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Oct 16, 2017

EBOOK - Digital Signal Processing - Signals Systems and Filters (Andreas Antoniou)


EBOOK - Xử lý tín hiệu số - Hệ thống và Bộ lọc tín hiệu (Andreas Antoniou) - 991 Trang.

The great advancements in the design of microchips, digital systems, and computer hardware over the past 40 years have given birth to digital signal processing(DSP) which has grown over the years into a ubiquitous, multifaceted, and indispensable subject of study. As such DSP has been applied in most disciplines ranging from engineering to economics and from astronomy to molecular biology. Consequently, it would take a multivolume encyclopedia to cover all the facets, aspects, and ramifications of DSP, and such a treatise would require many authors.
This textbook focuses instead on the fundamentals of DSP, namely, on the epresentation of signals by mathematical models and on the processing of signals by discrete-time systems. Various types of processing are possible for signals but the processing of interest in this volume is almost always linear and it typically involves reshaping, transforming, or manipulating the frequency spectrum of the signal of interest. Discretetime systems that can reshape, transform, or manipulate the spectrum of a signal are known asdigital filters, and these systems will receive very special attention as they did in the author’s previous textbookDigital Filters: Analysis, Design, and Applications, McGraw-Hill, 1993.


Chapter 1. Introduction to Digital Signal Processing 1
1.1 Introduction 1
1.2 Signals 1
1.3 Frequency-Domain Representation 4
1.4 Notation 7
1.5 Signal Processing 8
1.6 Analog Filters 15
1.7 Applications of Analog Filters 16
1.8 Digital Filters 19
1.9 Two DSP Applications 23
1.9.1 Processing of EKG signals 23
1.9.2 Processing of Stock-Exchange Data 24
References 26
Chapter 2. The Fourier Series and Fourier Transform 29
2.1 Introduction 29
2.2 Fourier Series 29
2.2.1 Definition 30
2.2.2 Particular Forms 31
2.2.3 Theorems and Properties 35
2.3 Fourier Transform 46
2.3.1 Derivation 47
2.3.2 Particular Forms 50
2.3.3 Theorems and Properties 57
References 73
Problems 73
Chapter 3. ThezTransform 79
3.1 Introduction 79
3.2 Definition ofzTransform 80
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x DIGITAL SIGNAL PROCESSING
3.3 Convergence Properties 81
3.4 ThezTransform as a Laurent Series 83
3.5 InversezTransform 85
3.6 Theorems and Properties 86
3.7 Elementary Discrete-Time Signals 95
3.8 z-Transform Inversion Techniques 101
3.8.1 Use of Binomial Series 103
3.8.2 Use of Convolution Theorem 108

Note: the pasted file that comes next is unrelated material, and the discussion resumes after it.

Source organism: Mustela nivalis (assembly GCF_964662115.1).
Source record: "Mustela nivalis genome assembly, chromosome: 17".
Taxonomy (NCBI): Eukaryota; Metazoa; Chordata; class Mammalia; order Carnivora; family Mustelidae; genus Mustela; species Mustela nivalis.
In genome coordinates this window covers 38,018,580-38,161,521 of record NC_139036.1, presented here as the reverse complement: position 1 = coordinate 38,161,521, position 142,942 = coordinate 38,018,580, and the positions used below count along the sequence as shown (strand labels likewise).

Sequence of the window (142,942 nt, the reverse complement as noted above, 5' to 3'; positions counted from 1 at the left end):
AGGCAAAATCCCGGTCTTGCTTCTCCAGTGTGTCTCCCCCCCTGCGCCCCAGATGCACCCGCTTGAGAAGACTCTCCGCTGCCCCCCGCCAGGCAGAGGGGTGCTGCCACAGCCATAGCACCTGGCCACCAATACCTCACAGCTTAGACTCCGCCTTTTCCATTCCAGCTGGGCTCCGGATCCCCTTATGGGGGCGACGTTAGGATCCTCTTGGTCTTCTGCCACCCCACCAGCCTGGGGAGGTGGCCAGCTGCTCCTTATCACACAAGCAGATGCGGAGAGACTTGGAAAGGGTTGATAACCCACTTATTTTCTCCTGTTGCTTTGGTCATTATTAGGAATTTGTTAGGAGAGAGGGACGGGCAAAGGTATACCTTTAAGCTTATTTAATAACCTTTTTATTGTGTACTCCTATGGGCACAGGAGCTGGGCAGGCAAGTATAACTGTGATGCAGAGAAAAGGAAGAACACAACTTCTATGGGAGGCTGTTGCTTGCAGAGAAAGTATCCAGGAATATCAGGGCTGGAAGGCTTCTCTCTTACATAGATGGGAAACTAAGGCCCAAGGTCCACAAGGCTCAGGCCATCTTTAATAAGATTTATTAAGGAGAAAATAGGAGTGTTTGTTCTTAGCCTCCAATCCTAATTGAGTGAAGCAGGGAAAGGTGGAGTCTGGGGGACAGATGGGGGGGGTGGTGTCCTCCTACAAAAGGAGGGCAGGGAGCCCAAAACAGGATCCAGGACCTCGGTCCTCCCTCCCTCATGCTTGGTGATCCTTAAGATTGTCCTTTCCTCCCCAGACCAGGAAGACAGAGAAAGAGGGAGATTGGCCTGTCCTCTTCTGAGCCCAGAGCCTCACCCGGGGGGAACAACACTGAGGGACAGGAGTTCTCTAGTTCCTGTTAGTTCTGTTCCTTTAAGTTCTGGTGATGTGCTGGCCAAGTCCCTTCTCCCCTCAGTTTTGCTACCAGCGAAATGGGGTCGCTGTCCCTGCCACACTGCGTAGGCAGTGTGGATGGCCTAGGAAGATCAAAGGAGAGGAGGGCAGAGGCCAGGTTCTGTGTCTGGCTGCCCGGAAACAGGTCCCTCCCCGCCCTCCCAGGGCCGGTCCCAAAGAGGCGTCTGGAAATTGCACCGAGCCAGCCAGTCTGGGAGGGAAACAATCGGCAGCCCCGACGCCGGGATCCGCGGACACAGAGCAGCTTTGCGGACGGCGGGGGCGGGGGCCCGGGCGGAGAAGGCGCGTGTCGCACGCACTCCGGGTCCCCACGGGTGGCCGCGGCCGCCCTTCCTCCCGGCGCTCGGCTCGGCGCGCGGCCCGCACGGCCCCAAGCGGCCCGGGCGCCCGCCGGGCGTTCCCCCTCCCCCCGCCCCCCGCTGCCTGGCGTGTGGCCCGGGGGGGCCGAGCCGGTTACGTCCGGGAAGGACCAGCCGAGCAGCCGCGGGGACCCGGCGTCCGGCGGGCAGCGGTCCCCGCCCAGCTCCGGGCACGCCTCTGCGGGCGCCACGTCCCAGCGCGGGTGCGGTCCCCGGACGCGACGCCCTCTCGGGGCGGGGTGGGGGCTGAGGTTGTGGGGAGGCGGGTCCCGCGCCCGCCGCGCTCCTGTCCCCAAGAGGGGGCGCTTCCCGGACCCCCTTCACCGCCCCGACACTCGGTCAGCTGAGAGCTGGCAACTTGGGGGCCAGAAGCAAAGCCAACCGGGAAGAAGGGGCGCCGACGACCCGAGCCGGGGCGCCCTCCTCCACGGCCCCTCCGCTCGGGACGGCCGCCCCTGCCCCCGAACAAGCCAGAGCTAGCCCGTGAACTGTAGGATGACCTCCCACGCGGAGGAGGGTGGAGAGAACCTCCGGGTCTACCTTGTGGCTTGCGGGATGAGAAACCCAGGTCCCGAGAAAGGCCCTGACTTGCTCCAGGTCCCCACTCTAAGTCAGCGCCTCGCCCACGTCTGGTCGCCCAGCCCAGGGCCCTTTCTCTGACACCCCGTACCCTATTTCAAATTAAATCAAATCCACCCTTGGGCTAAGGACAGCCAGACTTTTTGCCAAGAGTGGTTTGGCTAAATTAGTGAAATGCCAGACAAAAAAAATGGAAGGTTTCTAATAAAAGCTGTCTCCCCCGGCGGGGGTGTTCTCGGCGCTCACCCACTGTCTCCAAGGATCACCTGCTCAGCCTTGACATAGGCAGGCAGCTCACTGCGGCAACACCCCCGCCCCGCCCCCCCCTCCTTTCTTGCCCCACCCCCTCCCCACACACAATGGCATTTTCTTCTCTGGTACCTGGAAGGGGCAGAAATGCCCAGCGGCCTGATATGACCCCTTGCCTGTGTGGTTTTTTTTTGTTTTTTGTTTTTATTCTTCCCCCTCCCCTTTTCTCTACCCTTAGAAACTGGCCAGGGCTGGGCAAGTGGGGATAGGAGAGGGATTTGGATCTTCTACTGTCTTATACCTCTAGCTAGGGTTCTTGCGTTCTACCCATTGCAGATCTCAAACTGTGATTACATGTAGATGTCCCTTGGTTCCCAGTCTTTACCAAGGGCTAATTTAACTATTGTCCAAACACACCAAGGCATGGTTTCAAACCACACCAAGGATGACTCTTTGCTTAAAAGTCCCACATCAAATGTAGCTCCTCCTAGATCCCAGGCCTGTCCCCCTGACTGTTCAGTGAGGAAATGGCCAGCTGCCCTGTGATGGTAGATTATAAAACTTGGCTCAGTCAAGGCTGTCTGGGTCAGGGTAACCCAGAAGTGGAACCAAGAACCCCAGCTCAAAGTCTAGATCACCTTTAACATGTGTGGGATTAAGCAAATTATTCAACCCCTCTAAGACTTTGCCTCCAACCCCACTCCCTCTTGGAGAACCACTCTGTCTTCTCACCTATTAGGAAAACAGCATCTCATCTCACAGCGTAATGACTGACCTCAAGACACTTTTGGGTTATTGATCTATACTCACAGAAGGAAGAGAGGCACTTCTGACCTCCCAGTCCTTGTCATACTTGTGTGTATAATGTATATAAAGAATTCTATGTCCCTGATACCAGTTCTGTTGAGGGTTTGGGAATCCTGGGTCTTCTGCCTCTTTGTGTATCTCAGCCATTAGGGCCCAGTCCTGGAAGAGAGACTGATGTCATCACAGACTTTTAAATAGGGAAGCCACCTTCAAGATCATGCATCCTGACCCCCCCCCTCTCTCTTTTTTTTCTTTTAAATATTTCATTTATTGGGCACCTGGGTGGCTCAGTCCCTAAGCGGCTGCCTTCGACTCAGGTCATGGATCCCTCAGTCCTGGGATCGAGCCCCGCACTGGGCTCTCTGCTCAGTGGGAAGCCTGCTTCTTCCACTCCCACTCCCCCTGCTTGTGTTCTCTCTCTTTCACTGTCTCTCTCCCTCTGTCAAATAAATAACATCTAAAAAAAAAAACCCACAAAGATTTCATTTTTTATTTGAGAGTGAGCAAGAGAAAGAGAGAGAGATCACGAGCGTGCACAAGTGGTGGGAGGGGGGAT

3.8.3 Use of Long Division 110
3.8.4 Use of Initial-Value Theorem 113
3.8.5 Use of Partial Fractions 115
3.9 Spectral Representation of Discrete-Time Signals 119
3.9.1 Frequency Spectrum 119
3.9.2 Periodicity of Frequency Spectrum 120
3.9.3 Interrelations 124
References 126
Problems 126
Chapter 4. Discrete-Time Systems 131
4.1 Introduction 131
4.2 Basic System Properties 132
4.2.1 Linearity 132
4.2.2 Time Invariance 134
4.2.3 Causality 136
4.3 Characterization of Discrete-Time Systems 140
4.3.1 Nonrecursive Systems 140
4.3.2 Recursive Systems 140
4.4 Discrete-Time System Networks 142
4.4.1 Network Analysis 143
4.4.2 Implementation of Discrete-Time Systems 146
4.4.3 Signal Flow-Graph Analysis 147
4.5 Introduction to Time-Domain Analysis 155
4.6 Convolution Summation 163
4.6.1 Graphical Interpretation 166
4.6.2 Alternative Classification 169
4.7 Stability 171
4.8 State-Space Representation 174
4.8.1 Computability 175
4.8.2 Characterization 176
4.8.3 Time-Domain Analysis 184
4.8.4 Applications of State-Space Method 186
References 186
Problems 186
Chapter 5. The Application of thezTransform 201
5.1 Introduction 201
5.2 The Discrete-Time Transfer Function 202
5.2.1 Derivation ofH(z) from Difference Equation 202
5.2.2 Derivation ofH(z) from System Network 204
5.2.3 Derivation ofH(z) from State-Space Characterization 205
TABLE OF CONTENTS xi
5.3 Stability 207
5.3.1 Constraint on Poles 207
5.3.2 Constraint on Eigenvalues 211
5.3.3 Stability Criteria 214
5.3.4 Test for Common Factors 215
5.3.5 Schur-Cohn Stability Criterion 216
5.3.6 Schur-Cohn-Fujiwara Stability Criterion 217
5.3.7 Jury-Marden Stability Criterion 219
5.3.8 Lyapunov Stability Criterion 222
5.4 Time-Domain Analysis 223
5.5 Frequency-Domain Analysis 224
5.5.1 Steady-State Sinusoidal Response 224
5.5.2 Evaluation of Frequency Response 227
5.5.3 Periodicity of Frequency Response 228
5.5.4 Aliasing 229
5.5.5 Frequency Response of Digital Filters 232
5.6 Transfer Functions for Digital Filters 245
5.6.1 First-Order Transfer Functions 246
5.6.2 Second-Order Transfer Functions 246
5.6.3 Higher-Order Transfer Functions 251
5.7 Amplitude and Delay Distortion 251
References 254
Problems 254
Chapter 6. The Sampling Process 261
6.1 Introduction 261
6.2 Fourier Transform Revisited 263
6.2.1 Impulse Functions 263
6.2.2 Periodic Signals 272
6.2.3 Unit-Step Function 274
6.2.4 Generalized Functions 274
6.3 Interrelation Between the Fourier Series and the Fourier Transform 278
6.4 Poisson’s Summation Formula 284
6.5 Impulse-Modulated Signals 286
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